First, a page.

Medical Housecall: Hattiesburg doctor offers insight on sleeplessness in women

Medical Housecall: Hattiesburg doctor offers insight on sleeplessness in women

HATTIESBURG, MS (WDAM) - For working moms, 42-year-old Kristy Gould's routine may sound familiar: morning work out, get the kids ready for school, then a full day's work.

"Coming home and eating dinner and homework and baths and doing it all again," Gould said.

She said her full days were no problem, until a couple of years ago.

"I wake up in the middle of the night," Gould said. "You lay there for a little while in hopes that you go back to sleep and you just realize that you might as well get up and make the coffee cause there is no going back to sleep."

Gould said to cope she has to keep moving.

"If I sit down, if I sit down on the couch, I'm no good after that," Gould said.

Gould's story isn't uncommon. A study by the National Center for Health Statistics reported 35 percent of women in their 40's and 50's get less than seven hours,  almost half don't wake up feeling rested and other women reported trouble falling asleep and a hard time staying asleep.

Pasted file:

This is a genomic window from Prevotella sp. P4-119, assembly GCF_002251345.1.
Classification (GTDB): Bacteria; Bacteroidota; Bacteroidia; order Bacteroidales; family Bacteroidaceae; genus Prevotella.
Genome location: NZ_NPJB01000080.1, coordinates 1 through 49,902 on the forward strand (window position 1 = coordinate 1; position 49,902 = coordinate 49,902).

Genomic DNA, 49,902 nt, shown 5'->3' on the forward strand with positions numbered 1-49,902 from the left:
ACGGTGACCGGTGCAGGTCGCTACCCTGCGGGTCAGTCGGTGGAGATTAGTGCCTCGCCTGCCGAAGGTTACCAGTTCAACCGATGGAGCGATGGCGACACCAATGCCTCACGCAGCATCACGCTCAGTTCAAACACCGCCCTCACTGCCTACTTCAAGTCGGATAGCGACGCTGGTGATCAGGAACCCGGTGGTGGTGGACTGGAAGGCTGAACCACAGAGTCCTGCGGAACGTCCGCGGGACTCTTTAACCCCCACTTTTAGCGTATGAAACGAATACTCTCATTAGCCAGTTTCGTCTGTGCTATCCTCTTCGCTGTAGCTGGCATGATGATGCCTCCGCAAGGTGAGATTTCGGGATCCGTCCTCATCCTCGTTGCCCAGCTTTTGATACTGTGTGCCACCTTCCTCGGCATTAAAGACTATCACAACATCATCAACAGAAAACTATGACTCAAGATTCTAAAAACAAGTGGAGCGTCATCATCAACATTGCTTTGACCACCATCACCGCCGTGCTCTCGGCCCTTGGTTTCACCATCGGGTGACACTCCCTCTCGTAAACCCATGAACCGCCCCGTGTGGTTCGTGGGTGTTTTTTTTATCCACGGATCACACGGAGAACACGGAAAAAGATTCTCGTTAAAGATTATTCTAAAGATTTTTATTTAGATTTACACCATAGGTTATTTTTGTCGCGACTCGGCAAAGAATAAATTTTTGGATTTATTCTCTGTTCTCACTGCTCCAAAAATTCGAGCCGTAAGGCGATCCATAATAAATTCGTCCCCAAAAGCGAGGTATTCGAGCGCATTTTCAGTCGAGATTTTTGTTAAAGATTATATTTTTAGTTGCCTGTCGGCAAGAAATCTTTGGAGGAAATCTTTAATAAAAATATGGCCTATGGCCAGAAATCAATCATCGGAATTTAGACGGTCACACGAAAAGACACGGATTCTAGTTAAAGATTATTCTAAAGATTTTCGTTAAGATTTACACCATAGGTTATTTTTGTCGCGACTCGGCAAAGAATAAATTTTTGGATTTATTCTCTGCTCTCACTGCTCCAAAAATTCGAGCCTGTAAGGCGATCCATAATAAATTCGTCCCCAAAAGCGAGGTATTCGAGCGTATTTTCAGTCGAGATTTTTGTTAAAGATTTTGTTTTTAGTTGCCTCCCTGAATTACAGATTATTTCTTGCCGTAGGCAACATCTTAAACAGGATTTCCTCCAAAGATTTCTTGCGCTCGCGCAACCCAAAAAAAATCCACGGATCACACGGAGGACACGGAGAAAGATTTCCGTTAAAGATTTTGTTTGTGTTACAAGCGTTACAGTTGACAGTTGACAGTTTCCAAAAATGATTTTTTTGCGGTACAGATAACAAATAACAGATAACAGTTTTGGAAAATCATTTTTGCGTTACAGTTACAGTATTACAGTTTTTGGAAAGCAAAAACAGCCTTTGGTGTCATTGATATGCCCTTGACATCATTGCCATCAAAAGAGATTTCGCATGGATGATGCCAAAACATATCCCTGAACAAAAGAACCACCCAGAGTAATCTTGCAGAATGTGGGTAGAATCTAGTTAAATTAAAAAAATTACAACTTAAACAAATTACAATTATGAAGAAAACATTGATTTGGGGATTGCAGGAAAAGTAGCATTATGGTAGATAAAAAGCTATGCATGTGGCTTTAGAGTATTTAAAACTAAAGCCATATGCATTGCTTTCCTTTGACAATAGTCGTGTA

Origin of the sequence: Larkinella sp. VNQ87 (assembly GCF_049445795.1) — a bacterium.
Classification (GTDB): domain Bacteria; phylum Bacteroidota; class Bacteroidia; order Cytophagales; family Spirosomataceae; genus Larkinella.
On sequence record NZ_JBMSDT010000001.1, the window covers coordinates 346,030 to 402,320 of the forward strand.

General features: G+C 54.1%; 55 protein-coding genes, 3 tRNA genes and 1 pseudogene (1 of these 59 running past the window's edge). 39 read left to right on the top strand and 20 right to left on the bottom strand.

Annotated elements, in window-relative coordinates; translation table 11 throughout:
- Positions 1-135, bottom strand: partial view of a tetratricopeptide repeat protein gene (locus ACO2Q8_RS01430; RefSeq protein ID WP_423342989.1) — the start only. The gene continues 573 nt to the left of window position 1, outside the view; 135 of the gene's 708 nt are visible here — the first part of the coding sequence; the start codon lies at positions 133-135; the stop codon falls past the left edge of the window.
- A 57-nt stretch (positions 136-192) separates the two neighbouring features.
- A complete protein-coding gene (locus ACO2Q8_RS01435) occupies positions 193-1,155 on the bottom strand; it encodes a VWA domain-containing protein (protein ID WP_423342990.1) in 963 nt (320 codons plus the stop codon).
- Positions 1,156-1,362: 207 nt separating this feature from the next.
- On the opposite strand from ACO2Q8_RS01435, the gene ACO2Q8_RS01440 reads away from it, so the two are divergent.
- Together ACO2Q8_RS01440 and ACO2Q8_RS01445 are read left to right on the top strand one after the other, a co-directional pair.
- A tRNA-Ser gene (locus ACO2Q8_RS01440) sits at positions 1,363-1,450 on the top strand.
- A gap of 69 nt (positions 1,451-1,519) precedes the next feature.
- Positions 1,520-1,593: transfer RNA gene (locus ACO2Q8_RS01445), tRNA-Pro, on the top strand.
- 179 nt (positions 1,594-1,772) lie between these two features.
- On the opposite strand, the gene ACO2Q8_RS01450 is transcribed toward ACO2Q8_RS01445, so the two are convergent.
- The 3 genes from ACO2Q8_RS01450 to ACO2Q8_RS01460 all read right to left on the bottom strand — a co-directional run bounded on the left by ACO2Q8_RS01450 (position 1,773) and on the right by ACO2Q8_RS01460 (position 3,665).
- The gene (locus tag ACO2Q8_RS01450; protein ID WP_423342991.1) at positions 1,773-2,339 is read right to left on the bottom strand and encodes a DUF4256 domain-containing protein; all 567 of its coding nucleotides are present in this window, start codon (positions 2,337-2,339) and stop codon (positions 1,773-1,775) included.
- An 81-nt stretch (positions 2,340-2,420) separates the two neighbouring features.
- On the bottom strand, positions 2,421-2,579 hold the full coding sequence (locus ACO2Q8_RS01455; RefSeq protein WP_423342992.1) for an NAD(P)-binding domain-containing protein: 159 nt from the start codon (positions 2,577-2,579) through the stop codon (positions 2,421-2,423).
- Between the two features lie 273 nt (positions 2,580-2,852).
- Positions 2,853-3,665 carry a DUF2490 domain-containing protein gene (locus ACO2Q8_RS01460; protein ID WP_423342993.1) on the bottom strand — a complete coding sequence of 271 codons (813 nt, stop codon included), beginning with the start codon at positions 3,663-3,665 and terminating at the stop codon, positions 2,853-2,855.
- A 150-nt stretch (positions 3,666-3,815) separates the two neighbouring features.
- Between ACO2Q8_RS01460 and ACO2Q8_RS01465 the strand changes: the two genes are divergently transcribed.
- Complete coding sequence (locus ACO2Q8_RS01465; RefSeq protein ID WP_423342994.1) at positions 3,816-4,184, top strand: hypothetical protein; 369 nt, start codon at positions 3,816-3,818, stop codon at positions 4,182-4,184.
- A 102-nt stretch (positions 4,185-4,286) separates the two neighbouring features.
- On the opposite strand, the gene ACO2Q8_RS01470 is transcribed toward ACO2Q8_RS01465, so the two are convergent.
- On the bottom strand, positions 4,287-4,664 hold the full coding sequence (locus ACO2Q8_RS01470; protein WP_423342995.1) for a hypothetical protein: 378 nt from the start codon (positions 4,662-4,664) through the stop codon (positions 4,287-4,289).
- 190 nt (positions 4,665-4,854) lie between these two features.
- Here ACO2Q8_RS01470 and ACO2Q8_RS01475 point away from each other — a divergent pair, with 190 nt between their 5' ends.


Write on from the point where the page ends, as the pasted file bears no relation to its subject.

Family physician, Dr. Allen Martin of Hattiesburg clinic Bellevue Family Medicine in Hattiesburg said not getting the recommended 7 to 9 hours of sleep can lead to other problems.

"Cardiovascular disease, including heart attacks and strokes, as well as diabetes," Martin said.

He said sleeplessness of this age group may be due to specific life stresses.

"This is the same age group that tends to have children who are either getting ready to graduate high school, have just started college," Martin said.

He added your change in sleeping patterns could be  part of "the change".

"Menopause can be a contributing factor as they are getting hormonal changes and night sweats and hot flashes," Martin said.

Martin said until you go see your doctor to find out the true cause, try a few restrictions like set a bedtime and no caffeine after lunch. Martin had a few more recommendations.

"Getting good exercise, but not right before bed, trying to avoid the screen time within about an hour of going to bed every night," Martin said.

These are tips Gould said she plans to follow to get to the bottom of her wakeful nights. Here's her tip for other women.

"You have to make a decision that you have to take some action on it," Gould said.